Instead, we walked up to the front of the park and met up with Austin, Linda, Brent, and Ursula. Oh, I just love them!
A few of us went on the Jungle Cruise:
and then took a little break in Adventure Land before heading into the Tiki Room:
We gathered on Main Street (and met up with my sister Laura) to watch the parade:
And I felt like I was in heaven--sitting there on the curb next to my mom's wheelchair, holding her hand and watching the dancers and floats go by. It felt so normal . . . and so happy.
I had just found out about the seven stages of Alzheimer's that morning (from my dad), and as I sat with her and realized how quickly our time together is moving along, I wanted to freeze that moment.
I want to remember how soft her hands feel and how cute she looks when a big gorilla character comes up to say hi. I want to remember how she makes eye contact with me and says "I love you"--even without using words. And I want to remember how safe and complete I feel when I'm holding on to her. I've always felt that way--for as long as I can remember.
When I turned to my right, I saw this sight--Spencer wearing his brand new Mickey ears that he'd been saving for--
and I felt incredibly grateful for the beautiful children in my life who fill up that ache that's been growing in my heart. Parenthood is a gift.
After the parade, we watched the flag-lowering ceremony, and that was amazing.
The Disneyland Band comes out and plays patriotic music, and they gather members of the armed forces (past and present) around the flag pole.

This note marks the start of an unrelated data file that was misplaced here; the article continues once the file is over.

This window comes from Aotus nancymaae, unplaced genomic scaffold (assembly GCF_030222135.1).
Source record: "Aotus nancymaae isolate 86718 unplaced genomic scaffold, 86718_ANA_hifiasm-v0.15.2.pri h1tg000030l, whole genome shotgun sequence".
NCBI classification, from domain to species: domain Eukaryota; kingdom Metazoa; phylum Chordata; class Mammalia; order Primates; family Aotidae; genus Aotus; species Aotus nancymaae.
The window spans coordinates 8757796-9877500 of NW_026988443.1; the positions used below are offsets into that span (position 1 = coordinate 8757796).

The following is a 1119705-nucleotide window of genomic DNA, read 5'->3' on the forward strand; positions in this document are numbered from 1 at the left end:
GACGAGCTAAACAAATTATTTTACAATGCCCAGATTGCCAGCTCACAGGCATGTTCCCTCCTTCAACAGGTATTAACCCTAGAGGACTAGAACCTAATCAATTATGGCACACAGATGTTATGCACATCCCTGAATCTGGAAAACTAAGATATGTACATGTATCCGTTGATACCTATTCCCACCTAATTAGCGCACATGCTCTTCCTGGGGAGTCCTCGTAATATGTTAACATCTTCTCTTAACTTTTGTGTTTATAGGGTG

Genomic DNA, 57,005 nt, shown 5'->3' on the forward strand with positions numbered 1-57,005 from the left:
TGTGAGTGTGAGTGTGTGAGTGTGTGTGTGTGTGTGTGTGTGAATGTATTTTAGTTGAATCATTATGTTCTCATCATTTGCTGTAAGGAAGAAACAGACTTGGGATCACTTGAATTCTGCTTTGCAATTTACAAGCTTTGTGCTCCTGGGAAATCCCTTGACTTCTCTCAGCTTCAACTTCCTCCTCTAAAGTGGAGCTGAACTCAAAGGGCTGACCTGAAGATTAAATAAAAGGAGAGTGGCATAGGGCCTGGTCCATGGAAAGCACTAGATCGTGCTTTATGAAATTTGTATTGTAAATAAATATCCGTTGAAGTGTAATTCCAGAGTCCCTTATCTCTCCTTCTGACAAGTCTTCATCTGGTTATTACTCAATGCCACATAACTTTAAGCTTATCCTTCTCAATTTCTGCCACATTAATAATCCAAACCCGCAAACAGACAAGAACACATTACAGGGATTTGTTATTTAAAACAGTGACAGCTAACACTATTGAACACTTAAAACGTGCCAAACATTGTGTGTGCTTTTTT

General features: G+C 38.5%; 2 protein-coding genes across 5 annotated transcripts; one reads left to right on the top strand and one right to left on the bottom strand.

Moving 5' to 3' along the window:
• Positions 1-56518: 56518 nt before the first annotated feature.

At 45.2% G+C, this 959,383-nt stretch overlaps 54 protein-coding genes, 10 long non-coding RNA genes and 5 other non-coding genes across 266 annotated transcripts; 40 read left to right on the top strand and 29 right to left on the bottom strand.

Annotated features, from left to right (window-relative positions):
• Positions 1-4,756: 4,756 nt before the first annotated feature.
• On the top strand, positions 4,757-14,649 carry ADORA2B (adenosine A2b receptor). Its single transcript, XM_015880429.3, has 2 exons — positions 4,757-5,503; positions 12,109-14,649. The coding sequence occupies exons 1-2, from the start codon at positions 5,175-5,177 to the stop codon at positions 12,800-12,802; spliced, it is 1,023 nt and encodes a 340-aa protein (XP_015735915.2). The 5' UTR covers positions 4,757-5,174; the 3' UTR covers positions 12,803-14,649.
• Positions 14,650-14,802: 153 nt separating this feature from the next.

My dad served in the army, but he's the kind of person who never wants to call any attention to himself, so he stayed back and watched--with tears in his eyes.
I got to snuggle by him:
And after my children and I did a whole lot of walking around trying to meet up with Eric (who was joining us after work but didn't have his Disney pass because I'd accidentally taken it with me), the whole family met up for our final attraction: World of Color:
I thought it was lovely, and I think Austin and his family really enjoyed it, but in the middle of the lights and music and water dancing, someone asked my mom, "Do you like this?'
She simply replied, "No."
(She's so funny.)
One of the sweetest experiences of the day happened right before we left.
Lisa and I had taken my mom to the restroom, and on the way back, my mom was acting quite confused. It had been a long day, and she was exhausted.
"I am not your mother." she told Lisa. "I am the person who is your mother when your real mother can't be here."
"Who am I?" Lisa asked softly.
"You know who you are." my mom responded--trying to brush off the question.
"Yes, I know who I am, but do you know who I am?"
My mom paused for a moment. She brought Lisa around right in front of her, and Lisa knelt down so she was looking directly into my mom's eyes.
They sat there for a few seconds--Lisa with a sweet smile, hoping my mom would know her name (but realizing she probably didn't), and my mom searching Lisa's face deeply, waiting for something to trigger her memory.
Finally she gave the best answer she could give, and her words have been playing over and over again in my mind ever since:
She simply said, "I know I love you . . . very much."
Lisa nodded. 'Yes, you do. And I love you too."
I changed the subject at that point and started showing my mom all the photos from above that I had on my camera. I pointed to each person and told her all of our names. I didn't even want to ask her if she knew my name because (a) it's got to be extremely frustrating for her, and (b) I don't think I'm ready for that to happen yet--to have my mother look me directly in the eyes and not know who I am.
So instead I tell myself what I know is true--that even if she doesn't know my name, and even if she forgets that she's my mom, she loves me (all of us) very much.
I'm grateful for that beautiful, beautiful day.